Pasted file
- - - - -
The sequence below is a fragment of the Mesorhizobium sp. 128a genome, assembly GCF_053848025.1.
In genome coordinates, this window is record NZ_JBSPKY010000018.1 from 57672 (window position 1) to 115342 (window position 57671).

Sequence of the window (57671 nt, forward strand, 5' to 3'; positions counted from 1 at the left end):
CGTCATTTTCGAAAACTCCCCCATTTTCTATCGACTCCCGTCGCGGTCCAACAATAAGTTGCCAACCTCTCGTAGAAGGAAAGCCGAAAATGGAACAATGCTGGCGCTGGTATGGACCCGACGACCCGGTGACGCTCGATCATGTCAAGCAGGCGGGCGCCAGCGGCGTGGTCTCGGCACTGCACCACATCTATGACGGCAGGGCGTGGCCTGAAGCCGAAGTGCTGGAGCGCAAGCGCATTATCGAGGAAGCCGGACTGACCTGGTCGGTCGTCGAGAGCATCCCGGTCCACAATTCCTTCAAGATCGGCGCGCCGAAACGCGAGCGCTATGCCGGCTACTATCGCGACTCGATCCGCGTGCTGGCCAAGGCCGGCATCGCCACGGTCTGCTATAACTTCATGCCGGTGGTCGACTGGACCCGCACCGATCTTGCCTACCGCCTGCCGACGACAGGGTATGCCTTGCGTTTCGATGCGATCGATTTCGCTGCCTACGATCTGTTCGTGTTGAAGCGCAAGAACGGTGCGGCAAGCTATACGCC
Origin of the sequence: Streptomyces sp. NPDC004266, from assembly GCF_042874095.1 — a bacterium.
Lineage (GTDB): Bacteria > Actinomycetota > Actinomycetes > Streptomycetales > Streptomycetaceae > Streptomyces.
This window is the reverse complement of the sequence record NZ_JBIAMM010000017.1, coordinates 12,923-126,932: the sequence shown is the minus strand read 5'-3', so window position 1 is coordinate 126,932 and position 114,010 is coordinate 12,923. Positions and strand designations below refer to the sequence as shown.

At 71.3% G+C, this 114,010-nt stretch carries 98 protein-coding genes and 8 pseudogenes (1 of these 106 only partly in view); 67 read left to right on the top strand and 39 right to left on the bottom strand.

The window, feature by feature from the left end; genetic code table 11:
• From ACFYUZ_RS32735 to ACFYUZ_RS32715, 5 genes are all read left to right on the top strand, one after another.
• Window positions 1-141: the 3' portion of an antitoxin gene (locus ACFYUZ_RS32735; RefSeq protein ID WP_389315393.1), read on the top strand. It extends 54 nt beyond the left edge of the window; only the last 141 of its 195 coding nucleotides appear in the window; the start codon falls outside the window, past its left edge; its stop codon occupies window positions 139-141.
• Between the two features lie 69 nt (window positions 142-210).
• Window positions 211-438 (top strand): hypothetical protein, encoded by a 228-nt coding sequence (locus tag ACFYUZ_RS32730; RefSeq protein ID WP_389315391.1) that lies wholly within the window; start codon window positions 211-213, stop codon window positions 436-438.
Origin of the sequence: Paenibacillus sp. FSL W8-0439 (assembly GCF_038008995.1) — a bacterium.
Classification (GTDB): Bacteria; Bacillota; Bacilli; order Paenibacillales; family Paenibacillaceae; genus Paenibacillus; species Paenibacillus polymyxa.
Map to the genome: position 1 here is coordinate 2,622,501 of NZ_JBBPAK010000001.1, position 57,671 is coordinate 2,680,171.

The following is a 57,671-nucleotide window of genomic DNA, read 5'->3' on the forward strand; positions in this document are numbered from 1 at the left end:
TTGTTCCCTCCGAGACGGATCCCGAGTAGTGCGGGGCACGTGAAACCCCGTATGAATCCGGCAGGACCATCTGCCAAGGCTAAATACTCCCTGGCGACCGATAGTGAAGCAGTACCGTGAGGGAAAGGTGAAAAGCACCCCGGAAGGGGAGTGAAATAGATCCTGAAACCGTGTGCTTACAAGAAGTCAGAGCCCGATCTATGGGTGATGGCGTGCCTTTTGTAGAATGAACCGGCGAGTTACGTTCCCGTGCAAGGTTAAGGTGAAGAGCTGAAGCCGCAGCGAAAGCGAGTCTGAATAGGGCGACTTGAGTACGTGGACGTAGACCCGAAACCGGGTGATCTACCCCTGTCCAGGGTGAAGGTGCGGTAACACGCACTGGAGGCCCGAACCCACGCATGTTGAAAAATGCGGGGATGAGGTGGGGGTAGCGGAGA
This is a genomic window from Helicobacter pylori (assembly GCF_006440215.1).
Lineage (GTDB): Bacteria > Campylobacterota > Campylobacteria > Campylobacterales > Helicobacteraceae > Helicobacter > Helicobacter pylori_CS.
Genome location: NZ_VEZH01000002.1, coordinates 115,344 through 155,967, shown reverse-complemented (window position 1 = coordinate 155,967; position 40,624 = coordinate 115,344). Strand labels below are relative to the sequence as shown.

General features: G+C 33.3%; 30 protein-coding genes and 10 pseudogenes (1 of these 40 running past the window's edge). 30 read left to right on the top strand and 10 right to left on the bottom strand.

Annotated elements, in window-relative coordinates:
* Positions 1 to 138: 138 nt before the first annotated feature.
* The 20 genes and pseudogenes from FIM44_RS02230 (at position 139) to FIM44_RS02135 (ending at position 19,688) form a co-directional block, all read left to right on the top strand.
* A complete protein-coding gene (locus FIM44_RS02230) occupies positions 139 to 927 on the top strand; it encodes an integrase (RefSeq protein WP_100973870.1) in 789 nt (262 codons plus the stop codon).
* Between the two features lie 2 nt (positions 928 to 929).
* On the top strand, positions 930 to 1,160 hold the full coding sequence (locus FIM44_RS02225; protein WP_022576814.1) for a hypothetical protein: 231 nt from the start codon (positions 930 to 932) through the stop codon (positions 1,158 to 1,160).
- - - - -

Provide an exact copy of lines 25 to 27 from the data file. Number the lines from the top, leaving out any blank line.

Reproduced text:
* The 20 genes and pseudogenes from FIM44_RS02230 (at position 139) to FIM44_RS02135 (ending at position 19,688) form a co-directional block, all read left to right on the top strand.
* A complete protein-coding gene (locus FIM44_RS02230) occupies positions 139 to 927 on the top strand; it encodes an integrase (RefSeq protein WP_100973870.1) in 789 nt (262 codons plus the stop codon).
* Between the two features lie 2 nt (positions 928 to 929).